Wednesday, August 18, 2010


The last book I read was heavy. It was “the Last Mughal” by William Darlymple and the first book of its kind (a little text bookish and historic and purebred non-fiction) I read. I loved the description of character, opulence, routine life of India in the times of the Revolt of 1857.


And, I absolutely fell in love with this author, who so deliciously and ingeniously brought forward the nuances of each character, so much so, they actually talked and twitched and narrowed their eyes in my mind’s eye. There also is this chapter, where he brings forth the differences in the daily routines of the British Raj and life in the Mughal palace. The fluid way the chapter connected the two is sheer poetry in prose!


But, the book was one long chapter in my life and took me three seasons to see it through the end. No giggles or snickers when I show you the size of the teeny-weeny books I picked up last week. That two of them are collections of short stories is not coincidental at all.


With me now fighting for the much touted and overrated ‘me-time,’ I make it a point to read at least 10-15 pages daily. And, with short stories, you don’t need to book mark, or flip back to remember who’s who and, the best part, a sigh of contentment for at least one thing well done that day.

The title (I do exclaim these days!!) was what made me grab Roald Dahl’s book, while the picture on the cover of ‘the Last Mughal’ captivated me. And, in the case of the soft-spoken Ruskin Bond (I heard him on the TV), I knew I would love his descriptions of the people and sights of rural India. After all, he described and engaged me with his description of foliage and bees and mountains in ‘the Book of Nature.’
Then, these also arrived from Amazon. This is the Bible for now :)


Friday, August 13, 2010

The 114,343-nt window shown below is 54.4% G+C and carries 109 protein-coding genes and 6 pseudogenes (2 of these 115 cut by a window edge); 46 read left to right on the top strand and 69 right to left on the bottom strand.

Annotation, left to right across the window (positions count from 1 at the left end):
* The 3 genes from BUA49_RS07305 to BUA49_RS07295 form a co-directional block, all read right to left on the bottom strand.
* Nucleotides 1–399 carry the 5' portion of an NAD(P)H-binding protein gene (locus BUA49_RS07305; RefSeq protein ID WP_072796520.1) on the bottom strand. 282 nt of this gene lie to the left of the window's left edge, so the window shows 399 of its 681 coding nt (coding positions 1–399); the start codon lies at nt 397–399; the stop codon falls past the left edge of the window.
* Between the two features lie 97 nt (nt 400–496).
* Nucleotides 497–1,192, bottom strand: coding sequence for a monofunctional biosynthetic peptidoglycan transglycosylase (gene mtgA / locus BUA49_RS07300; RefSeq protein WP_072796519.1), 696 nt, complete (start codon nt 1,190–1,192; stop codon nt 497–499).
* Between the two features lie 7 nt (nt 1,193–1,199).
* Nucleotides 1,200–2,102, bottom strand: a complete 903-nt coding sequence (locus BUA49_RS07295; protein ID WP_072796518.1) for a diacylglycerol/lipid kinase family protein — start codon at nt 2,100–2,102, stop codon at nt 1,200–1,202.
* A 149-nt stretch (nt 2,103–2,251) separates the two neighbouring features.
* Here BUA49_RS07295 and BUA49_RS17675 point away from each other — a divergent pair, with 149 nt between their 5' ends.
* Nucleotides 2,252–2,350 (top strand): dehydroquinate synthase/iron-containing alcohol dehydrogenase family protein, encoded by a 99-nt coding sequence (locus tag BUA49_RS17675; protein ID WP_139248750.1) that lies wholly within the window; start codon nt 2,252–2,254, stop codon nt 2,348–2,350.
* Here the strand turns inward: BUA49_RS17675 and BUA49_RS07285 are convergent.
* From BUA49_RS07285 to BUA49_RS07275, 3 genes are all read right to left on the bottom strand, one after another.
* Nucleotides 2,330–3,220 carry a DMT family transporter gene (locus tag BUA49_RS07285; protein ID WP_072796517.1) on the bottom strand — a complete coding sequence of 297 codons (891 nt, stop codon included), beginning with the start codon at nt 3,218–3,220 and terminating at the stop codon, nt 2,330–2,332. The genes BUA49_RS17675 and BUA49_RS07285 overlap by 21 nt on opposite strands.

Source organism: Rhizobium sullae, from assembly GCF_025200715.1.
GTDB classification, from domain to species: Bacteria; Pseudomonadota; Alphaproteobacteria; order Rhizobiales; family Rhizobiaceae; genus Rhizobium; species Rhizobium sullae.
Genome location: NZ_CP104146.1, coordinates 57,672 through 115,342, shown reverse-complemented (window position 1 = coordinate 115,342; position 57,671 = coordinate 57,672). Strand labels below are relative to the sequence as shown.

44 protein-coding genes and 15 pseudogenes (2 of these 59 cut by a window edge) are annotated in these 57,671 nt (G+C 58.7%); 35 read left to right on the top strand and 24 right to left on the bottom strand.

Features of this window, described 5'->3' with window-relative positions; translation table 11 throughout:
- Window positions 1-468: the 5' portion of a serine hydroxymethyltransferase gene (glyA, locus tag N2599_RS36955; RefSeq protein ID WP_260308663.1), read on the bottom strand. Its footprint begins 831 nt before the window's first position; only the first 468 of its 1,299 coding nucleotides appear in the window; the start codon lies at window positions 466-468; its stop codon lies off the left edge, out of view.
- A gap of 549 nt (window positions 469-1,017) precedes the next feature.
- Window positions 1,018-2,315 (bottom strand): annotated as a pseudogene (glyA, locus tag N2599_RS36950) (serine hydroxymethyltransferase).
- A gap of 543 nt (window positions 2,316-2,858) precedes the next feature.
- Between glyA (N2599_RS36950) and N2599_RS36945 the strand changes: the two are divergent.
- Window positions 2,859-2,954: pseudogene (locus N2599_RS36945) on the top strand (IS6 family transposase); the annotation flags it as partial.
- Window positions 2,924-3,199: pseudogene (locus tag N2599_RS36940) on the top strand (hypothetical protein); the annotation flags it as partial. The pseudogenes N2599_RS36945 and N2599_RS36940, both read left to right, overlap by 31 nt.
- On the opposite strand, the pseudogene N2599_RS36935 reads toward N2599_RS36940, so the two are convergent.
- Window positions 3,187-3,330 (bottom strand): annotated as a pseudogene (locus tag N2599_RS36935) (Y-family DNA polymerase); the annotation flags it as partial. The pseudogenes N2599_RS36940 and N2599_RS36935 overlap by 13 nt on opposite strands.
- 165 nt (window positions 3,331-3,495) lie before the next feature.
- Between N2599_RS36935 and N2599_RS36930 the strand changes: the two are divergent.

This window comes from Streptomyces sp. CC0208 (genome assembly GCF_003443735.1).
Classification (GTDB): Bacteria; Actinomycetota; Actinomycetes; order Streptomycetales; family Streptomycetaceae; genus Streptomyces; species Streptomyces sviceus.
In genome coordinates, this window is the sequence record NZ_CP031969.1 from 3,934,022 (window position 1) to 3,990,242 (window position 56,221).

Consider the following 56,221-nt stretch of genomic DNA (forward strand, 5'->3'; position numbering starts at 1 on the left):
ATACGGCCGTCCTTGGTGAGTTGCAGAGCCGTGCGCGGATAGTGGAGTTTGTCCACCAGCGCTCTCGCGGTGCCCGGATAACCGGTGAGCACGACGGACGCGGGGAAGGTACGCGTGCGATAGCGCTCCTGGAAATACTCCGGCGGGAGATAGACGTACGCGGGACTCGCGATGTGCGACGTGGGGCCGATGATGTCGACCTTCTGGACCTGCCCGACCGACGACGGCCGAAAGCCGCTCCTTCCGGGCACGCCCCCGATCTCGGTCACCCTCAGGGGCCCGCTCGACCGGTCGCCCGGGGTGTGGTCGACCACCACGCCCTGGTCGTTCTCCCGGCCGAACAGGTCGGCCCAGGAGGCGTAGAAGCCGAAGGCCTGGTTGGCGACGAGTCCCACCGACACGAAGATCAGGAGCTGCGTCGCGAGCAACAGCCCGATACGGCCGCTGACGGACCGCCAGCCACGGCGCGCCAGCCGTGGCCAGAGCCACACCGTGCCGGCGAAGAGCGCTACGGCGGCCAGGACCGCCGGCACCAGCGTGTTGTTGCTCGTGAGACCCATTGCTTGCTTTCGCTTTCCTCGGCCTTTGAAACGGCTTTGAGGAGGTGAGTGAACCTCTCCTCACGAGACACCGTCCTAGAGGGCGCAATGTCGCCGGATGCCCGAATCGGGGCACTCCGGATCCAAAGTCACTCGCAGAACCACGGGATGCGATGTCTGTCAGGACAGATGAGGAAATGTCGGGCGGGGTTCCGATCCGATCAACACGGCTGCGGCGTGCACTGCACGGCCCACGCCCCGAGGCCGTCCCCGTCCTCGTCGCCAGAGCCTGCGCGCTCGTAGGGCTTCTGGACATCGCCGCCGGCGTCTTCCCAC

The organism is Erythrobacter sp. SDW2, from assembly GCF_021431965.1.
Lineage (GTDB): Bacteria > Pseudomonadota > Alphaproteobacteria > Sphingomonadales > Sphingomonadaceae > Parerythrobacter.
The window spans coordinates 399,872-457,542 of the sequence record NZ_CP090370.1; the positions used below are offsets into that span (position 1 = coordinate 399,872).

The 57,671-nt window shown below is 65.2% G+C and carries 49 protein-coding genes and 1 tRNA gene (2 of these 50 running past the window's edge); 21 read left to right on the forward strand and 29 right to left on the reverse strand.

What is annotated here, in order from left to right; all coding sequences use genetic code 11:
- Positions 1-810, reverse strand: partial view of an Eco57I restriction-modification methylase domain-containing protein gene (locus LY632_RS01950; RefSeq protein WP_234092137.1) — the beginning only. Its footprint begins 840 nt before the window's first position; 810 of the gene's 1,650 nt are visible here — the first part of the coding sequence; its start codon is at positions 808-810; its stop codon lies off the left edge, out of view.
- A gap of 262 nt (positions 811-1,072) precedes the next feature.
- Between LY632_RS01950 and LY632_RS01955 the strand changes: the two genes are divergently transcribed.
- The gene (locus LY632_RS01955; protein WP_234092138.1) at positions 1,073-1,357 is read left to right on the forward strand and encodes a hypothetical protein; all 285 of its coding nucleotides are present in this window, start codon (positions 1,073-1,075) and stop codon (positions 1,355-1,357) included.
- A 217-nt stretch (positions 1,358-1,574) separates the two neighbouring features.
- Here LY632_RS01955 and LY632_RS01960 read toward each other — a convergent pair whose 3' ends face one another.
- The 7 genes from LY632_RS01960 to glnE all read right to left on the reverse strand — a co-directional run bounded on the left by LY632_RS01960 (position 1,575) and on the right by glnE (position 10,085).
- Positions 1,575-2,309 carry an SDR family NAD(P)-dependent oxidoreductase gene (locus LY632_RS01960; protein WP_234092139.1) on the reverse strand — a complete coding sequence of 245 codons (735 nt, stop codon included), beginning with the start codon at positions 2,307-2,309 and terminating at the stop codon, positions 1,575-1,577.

too much too soon

Here I am, rejuvenated enough to see the little ones settling back in school, almost, effortlessly and hopeful of reading all the books I wanted to read, click though beautiful blogs at leisure, settling on my window seat and penning down my thoughts while I listen to the rain…
… when I am rudely awakened by a shrill squawk! There stand my husband and daughter with an African Grey parrot.


This is Kukku, the daughter shrieks and my open mouth and look of utter dismay (to say the least) prompts a sheepish grin from the husband. Kukku has the emotional intelligence of a two year old, he says… and, I am thanking the good Lord that Abi has finally turned three, I humph… the intelligence of a five year old… as if the smartass retorts of our daughter were not enough, I sigh… and a vocabulary of 2000 in another year… as if I don’t talk enough, I whined!


The birdie adapts to us before we do to her. We are more curious and wary that we might hurt her, but she is quite resilient, enjoys and demands attention and quite fun… till the day, the husband decided that kukku needs a friend and stood at the door with a three month old German Shepherd and 12kg of puppy food!


It was nothing but another rude surprise (because I don’t like the word shock) until the pup dodged the kids and friends of the kids, took one sniff of my chipped nail paint and flopped down at my feet there and then. Something between love and joy (or was it both?) surged in my heart, but it was too much too soon and I gave my husband “the look.”


The first two weeks, blackie, named ingenuously by the daughter, followed me everywhere – from chair to bed to sofa and back. But, now it is at home with the four of us, together or separate. Things are so much better since it has been toilet-trained. And, now that it is teething, I actually have the floor clear of clutter, which consisted of things quite needed in our daily life.

we are family

This is us now. Suhana actually has blackie in the family picture she drew of us spending the day at the seaside. I asked her why she forgot kukku, miss smarty replied, it was because kukku would fly away in the open sky. No contradicting that!

Somewhere in between blackie came and I post this, I was overwhelmed, tired and cranky. That was when I decided, reluctantly, to end this blog, because I was hardly coming on-line, feeling uncreative and did not see any time for me in the next two years to do all that I had wanted to.
It was precisely, on Little E’s three-month birthday Shalini, and soon as I had posted on flickr, I was going to say my good byes to you (for you believed in me enough) and Shilpa (how I love her name and the little notes we share from time to time) and Sindhu (who must still be finding me as confused as I was when I sat next to her in journalism school and who, out of all of you, has actually seen me in person and all that I know of computers and laughter, she taught me ☺) and Asha (who is solace and inspiration and always gets my jokes) and Arundhati and Arya and Indrani and Susan, your comments do me proud.
Short story shorter, the Net connection was lost and I was unable to blog that day. The transmission problems still continue as does my blog.


But, thank you so much, each one of you!!